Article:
MARY L. OTI
The 5 a Day Association of Utah has named Sept 9?2D14 “National Five a Day Week” to encourage Utahns to eat at least five daily servings of fruits and vegetables.
According to the 5 a Day press release, “Studies have shown that eating at least five servings of fruits and vegetables daily, will prevent the development of diseases like cancer, heart disease and diabetes.”
Are BYU students following this advice?
“No,” said Jayson Wilkinson, a junior majoring in mechanical engineering from Bloomington, Ill. “I don’t even know if they’re eating one serving a day.”
Wilkinson said he eats fruits and vegetables when he has them in his house, but admits that lately he hasn’t had them around and is probably only eating two to three daily servings.
Nanci Schade, a junior majoring in health promotion, said she eats around seven servings of fruits and vegetables a day.
Schade agrees with Wilkinson and said that most BYU students are “on-the-go. They’re in a hurry so they grab what’s easiest and a lot of times it’s not a fruit or vegetable.”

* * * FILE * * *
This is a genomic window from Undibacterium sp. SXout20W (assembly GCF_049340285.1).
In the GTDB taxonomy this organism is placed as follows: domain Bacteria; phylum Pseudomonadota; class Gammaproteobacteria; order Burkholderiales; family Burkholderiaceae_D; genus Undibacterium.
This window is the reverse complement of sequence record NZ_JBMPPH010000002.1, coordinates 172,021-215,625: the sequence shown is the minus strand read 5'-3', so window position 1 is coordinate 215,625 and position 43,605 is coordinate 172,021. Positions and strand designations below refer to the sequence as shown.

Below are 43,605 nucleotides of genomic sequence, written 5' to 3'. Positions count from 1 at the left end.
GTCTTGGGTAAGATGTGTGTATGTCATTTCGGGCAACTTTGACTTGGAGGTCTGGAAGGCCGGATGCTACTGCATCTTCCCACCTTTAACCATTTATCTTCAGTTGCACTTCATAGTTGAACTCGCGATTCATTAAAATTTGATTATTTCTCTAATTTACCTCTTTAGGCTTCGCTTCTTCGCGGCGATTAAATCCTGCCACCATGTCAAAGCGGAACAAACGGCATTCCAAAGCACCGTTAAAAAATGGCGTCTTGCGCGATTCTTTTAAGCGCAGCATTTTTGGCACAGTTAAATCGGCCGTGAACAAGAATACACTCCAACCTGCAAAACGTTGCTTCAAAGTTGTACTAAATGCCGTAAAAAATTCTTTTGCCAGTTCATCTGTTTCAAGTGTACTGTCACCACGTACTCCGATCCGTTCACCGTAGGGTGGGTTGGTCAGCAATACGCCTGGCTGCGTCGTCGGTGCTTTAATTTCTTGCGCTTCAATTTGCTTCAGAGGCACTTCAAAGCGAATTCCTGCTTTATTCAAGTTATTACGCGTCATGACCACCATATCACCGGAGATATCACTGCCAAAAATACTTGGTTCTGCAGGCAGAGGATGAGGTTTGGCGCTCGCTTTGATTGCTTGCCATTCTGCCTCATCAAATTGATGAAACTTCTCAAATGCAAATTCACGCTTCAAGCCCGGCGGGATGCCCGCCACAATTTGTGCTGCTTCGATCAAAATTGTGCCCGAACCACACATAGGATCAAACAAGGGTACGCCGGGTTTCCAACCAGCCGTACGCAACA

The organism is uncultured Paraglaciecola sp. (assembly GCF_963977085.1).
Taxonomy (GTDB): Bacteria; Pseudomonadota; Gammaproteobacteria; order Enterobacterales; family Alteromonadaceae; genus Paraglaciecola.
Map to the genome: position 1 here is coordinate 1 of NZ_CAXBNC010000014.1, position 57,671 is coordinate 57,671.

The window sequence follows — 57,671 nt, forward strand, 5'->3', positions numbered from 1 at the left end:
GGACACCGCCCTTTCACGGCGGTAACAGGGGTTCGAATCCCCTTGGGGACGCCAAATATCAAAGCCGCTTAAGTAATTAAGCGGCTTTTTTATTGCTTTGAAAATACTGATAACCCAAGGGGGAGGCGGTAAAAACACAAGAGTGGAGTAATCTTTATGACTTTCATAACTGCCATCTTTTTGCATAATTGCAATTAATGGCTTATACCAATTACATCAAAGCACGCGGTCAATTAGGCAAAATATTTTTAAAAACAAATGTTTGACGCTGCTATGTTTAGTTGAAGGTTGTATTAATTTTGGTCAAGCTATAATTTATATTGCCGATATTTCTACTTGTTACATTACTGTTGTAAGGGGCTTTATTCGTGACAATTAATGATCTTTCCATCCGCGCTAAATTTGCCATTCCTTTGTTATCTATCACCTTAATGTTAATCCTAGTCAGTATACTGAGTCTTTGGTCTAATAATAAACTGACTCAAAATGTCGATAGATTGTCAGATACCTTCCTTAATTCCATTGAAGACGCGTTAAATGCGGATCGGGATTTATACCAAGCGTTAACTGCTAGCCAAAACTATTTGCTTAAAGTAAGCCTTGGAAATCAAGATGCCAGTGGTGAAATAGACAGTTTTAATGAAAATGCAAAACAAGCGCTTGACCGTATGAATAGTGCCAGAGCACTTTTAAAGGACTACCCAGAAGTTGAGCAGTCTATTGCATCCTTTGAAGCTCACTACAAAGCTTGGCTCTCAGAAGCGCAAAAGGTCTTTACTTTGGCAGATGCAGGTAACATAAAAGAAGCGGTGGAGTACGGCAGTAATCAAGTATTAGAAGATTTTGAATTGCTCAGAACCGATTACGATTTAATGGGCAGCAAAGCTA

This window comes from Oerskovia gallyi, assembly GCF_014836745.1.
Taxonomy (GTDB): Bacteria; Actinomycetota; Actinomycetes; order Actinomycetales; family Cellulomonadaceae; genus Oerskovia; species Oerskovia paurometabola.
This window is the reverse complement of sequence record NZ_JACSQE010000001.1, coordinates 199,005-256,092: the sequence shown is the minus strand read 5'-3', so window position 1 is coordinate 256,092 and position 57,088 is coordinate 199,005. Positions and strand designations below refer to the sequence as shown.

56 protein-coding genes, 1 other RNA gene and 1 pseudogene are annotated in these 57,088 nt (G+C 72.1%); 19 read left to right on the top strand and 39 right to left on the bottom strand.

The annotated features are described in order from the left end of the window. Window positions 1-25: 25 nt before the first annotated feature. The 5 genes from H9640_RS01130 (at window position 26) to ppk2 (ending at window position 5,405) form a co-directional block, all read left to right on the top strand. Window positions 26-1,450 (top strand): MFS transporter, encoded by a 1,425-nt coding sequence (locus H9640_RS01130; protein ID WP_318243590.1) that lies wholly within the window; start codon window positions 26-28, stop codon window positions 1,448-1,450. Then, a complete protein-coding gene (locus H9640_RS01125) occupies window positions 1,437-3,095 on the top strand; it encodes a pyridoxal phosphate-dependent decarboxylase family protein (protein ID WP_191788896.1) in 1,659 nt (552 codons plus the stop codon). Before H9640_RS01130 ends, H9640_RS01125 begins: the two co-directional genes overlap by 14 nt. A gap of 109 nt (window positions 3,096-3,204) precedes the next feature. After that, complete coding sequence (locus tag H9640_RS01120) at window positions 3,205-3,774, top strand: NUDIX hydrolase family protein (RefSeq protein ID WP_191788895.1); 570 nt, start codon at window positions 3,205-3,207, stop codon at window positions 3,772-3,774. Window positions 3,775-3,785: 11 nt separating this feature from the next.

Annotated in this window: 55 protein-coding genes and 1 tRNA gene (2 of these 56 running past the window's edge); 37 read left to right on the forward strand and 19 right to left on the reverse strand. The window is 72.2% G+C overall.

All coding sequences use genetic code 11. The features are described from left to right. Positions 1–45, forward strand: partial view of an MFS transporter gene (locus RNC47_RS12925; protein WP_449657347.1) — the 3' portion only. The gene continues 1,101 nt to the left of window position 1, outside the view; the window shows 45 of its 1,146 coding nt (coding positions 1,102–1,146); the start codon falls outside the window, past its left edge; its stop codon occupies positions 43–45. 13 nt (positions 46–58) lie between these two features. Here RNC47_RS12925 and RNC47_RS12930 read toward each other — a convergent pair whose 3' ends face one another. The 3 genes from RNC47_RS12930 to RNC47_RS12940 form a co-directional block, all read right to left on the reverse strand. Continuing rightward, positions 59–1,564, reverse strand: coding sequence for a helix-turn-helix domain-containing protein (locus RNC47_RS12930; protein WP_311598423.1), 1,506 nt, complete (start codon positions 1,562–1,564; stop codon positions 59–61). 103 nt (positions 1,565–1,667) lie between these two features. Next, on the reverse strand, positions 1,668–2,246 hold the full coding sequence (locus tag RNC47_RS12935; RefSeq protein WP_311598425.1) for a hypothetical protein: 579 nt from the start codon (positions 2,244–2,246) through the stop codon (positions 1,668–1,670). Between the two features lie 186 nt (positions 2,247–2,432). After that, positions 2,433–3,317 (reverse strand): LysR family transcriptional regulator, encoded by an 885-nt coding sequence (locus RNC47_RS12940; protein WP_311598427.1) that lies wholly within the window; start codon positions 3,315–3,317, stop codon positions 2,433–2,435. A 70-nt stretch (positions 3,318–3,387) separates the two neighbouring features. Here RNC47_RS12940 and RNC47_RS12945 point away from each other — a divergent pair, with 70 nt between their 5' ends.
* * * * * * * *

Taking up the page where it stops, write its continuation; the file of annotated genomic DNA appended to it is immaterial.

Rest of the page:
“I just don’t have the money to buy that,” said Andrea Tate, a freshman from Salt Lake City majoring in elementary education, who eats only two servings of fruits and vegetables daily.
“I never really pay attention to how much fruits and vegetables I eat a day,” said Kirby Orme, a senior majoring in zoology from St. Charles, Mo. “I like them better than junk food,” said Orme, who estimates he eats four to five daily servings of fruits and vegetables.
But Wilkinson seemed to sum up the general opinion of BYU students when he said, “Potato chips are vegetables, technically.”